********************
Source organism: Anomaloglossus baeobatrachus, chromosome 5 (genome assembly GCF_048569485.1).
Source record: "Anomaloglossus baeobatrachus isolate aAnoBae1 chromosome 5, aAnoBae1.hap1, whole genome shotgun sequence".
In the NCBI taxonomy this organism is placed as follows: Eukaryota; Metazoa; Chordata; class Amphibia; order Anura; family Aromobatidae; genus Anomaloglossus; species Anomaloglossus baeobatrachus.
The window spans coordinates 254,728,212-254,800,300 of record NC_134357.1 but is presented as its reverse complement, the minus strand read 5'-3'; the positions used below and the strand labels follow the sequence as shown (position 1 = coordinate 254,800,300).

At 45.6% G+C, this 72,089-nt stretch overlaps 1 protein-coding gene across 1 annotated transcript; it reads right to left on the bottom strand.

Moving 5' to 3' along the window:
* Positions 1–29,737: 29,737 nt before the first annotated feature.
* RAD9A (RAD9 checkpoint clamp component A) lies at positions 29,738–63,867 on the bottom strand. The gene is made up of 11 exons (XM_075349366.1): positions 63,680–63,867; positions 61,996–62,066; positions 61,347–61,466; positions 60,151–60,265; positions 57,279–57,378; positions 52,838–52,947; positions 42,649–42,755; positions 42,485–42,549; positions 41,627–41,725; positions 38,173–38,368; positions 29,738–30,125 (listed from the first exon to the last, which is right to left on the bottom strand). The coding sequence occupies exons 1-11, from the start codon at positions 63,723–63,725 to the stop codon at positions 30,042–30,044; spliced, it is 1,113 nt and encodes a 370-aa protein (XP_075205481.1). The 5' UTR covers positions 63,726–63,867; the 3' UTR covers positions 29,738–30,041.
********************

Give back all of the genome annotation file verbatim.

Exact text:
Source organism: Anomaloglossus baeobatrachus, chromosome 5 (genome assembly GCF_048569485.1).
Source record: "Anomaloglossus baeobatrachus isolate aAnoBae1 chromosome 5, aAnoBae1.hap1, whole genome shotgun sequence".
In the NCBI taxonomy this organism is placed as follows: Eukaryota; Metazoa; Chordata; class Amphibia; order Anura; family Aromobatidae; genus Anomaloglossus; species Anomaloglossus baeobatrachus.
The window spans coordinates 254,728,212-254,800,300 of record NC_134357.1 but is presented as its reverse complement, the minus strand read 5'-3'; the positions used below and the strand labels follow the sequence as shown (position 1 = coordinate 254,800,300).

At 45.6% G+C, this 72,089-nt stretch overlaps 1 protein-coding gene across 1 annotated transcript; it reads right to left on the bottom strand.

Moving 5' to 3' along the window:
* Positions 1–29,737: 29,737 nt before the first annotated feature.
* RAD9A (RAD9 checkpoint clamp component A) lies at positions 29,738–63,867 on the bottom strand. The gene is made up of 11 exons (XM_075349366.1): positions 63,680–63,867; positions 61,996–62,066; positions 61,347–61,466; positions 60,151–60,265; positions 57,279–57,378; positions 52,838–52,947; positions 42,649–42,755; positions 42,485–42,549; positions 41,627–41,725; positions 38,173–38,368; positions 29,738–30,125 (listed from the first exon to the last, which is right to left on the bottom strand). The coding sequence occupies exons 1-11, from the start codon at positions 63,723–63,725 to the stop codon at positions 30,042–30,044; spliced, it is 1,113 nt and encodes a 370-aa protein (XP_075205481.1). The 5' UTR covers positions 63,726–63,867; the 3' UTR covers positions 29,738–30,041.